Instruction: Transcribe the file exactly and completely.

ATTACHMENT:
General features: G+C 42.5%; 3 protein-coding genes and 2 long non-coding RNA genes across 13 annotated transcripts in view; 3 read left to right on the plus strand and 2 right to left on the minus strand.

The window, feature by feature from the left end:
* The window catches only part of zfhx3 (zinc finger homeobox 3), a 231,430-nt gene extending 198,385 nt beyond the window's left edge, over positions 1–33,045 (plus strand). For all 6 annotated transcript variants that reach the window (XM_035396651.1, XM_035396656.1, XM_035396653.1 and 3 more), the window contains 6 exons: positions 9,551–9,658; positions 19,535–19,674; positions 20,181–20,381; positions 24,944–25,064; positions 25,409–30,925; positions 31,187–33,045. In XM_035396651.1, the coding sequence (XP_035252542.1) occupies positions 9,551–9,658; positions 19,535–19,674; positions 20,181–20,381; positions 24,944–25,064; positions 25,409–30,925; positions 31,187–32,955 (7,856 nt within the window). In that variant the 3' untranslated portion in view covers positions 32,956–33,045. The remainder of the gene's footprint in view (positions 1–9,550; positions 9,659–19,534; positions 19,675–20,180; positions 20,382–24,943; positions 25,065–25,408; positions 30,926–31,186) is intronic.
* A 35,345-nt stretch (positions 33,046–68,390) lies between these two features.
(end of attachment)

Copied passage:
General features: G+C 42.5%; 3 protein-coding genes and 2 long non-coding RNA genes across 13 annotated transcripts in view; 3 read left to right on the plus strand and 2 right to left on the minus strand.

The window, feature by feature from the left end:
* The window catches only part of zfhx3 (zinc finger homeobox 3), a 231,430-nt gene extending 198,385 nt beyond the window's left edge, over positions 1–33,045 (plus strand). For all 6 annotated transcript variants that reach the window (XM_035396651.1, XM_035396656.1, XM_035396653.1 and 3 more), the window contains 6 exons: positions 9,551–9,658; positions 19,535–19,674; positions 20,181–20,381; positions 24,944–25,064; positions 25,409–30,925; positions 31,187–33,045. In XM_035396651.1, the coding sequence (XP_035252542.1) occupies positions 9,551–9,658; positions 19,535–19,674; positions 20,181–20,381; positions 24,944–25,064; positions 25,409–30,925; positions 31,187–32,955 (7,856 nt within the window). In that variant the 3' untranslated portion in view covers positions 32,956–33,045. The remainder of the gene's footprint in view (positions 1–9,550; positions 9,659–19,534; positions 19,675–20,180; positions 20,382–24,943; positions 25,065–25,408; positions 30,926–31,186) is intronic.
* A 35,345-nt stretch (positions 33,046–68,390) lies between these two features.